Australia’s New Payments Platform is set to take the spurs to the local banking industry, revealing it has hired the straight-talking former Commonwealth Bank and Westpac CIO Bob McKinnon as its new independent chair.
A 40-year hands-on veteran of major bank tech overhauls, McKinnon’s appointment will give the RBA-supported real-time platform a significant boost in terms of cajoling institutions into delivering new products and services.
The hire comes in a year that has kicked off with major distractions including the Commonwealth Bank’s conspicuous backflip on boycotting Apple Pay, the soon to be released final report into the Banking Royal Commission and the well-anticipated delay to the rushed open banking implementation.
All are jostling for attention in tech strategies and IT shops as institutions big and small compete to attract and retain project talent from a digital skills pool that has been depleted by cuts to the former 457 visa program.
McKinnon’s big advantage for the NPP (aside from a forensic knowledge of where many bank tech bodies are buried) will be his renown persuasiveness over many institutional hard heads that might not otherwise see plugging into the new network as urgent or imperative.
Part of that sell is certain to be the valuable rich data that can be generated and carried in NPP’s messaging, which in turn opens the door to an array of far more intelligent financial services transactions that can be used to differentiate offerings.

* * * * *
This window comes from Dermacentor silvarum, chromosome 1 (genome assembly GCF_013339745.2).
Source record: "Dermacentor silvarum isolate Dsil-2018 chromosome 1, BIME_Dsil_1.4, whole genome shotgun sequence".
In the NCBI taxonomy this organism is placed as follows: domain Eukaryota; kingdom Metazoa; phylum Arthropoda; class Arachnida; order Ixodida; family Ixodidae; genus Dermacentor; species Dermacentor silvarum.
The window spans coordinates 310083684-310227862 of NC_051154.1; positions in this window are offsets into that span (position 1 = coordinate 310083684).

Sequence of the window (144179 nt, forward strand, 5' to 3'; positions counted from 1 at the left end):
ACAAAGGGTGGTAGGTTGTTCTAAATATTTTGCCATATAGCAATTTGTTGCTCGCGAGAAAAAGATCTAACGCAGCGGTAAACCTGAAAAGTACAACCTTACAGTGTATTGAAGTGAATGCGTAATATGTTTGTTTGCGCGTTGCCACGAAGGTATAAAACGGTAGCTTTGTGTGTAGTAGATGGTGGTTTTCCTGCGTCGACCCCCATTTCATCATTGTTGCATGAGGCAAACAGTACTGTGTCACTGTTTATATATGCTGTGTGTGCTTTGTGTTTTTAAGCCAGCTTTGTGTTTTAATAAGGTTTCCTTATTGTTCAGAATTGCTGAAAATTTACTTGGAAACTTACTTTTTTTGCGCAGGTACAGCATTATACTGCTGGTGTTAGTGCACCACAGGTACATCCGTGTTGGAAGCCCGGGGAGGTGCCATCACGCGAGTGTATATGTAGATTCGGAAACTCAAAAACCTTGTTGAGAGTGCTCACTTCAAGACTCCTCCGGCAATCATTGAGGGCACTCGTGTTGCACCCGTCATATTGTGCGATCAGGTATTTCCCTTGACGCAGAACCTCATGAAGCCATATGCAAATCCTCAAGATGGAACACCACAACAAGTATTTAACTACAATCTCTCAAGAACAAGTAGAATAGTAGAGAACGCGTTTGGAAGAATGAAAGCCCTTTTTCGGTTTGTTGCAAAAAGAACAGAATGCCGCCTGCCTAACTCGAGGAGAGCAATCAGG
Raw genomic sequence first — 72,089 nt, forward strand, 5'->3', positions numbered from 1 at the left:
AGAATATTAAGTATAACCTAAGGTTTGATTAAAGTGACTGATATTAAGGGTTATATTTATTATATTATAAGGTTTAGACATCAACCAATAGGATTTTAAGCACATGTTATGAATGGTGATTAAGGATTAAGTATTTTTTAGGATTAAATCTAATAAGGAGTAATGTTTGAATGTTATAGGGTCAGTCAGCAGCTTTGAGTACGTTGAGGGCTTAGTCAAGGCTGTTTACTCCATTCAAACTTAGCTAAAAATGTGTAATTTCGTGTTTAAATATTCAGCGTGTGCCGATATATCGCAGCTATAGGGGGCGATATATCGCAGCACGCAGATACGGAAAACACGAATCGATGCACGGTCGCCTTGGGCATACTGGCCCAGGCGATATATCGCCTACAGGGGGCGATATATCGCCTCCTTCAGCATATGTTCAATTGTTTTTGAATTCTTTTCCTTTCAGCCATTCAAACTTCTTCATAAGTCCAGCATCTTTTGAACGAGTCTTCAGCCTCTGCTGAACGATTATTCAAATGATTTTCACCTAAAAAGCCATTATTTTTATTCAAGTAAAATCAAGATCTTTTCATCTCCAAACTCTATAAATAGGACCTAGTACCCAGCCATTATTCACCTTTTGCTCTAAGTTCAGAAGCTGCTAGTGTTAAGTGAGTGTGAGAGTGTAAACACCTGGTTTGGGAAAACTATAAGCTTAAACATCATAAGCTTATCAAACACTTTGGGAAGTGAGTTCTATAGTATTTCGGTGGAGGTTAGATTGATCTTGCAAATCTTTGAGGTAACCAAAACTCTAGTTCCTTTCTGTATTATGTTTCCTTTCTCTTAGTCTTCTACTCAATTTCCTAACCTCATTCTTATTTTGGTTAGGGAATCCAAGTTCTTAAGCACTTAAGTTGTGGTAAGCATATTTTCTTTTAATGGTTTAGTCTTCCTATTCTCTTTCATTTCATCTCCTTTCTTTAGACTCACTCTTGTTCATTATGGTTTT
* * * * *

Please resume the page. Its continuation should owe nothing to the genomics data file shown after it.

But to take advantage of the opportunity that has been more than a decade in the making, many institutions first need to be convinced its worth tooling-up for richer, real time transactions over off-the-shelf services like Apple Pay that immediately please customers but decimate margin.
A major part of that battle, one that McKinnon will necessarily have to fight, is convincing businesses big and small of the commercial advantages of real time payments over the entrenched incumbent T+2 (transaction plus two days) system that sits on money in transit for days at a time.
It’s a challenge McKinnon is likely to relish.
Having previously held c-suite at builder Multiplex, McKinnon was also instrumental in rehabilitating the Commonwealth Bank’s internal IT capability after its dalliance with outsourcer EDS that pillaged its way across major corporates and government in Australia.
Regaining some of the internal development capability to launch better priced and more feature rich products and services that compete with overseas offerings like Apple, Google, Mastercard and Visa is pretty well what the Reserve Bank has indicated it wants to see quickly.
Chief executive the of NPP Australia, Adrian Lovney, said McKinnon’s multifaceted career led the NPPAL Board to determine he was the stand-out candidate.
“Bob’s extensive leadership skills have been garnered from a highly respected career in multiple senior executive roles of major ASX listed companies including CIO of both Westpac and the Commonwealth Bank of Australia. He has held c-suite roles in organisations including Brookfield, Multiplex, State Street Australia and Lendlease,” Lovney said.
“Bob has also founded and held board positions in organisations focused on developing and delivering disruptive innovation in the financial services sector, including the Invigor Group, Blue Chilli Technology and the Mirin Group. His experience and insight will be a valuable addition to our Board.”
Lovney thanked previous NPP chair Paul Lahiff and independent director Chloe Munro for their help in “allowing us adequate time for the extensive market search required to fill the position.”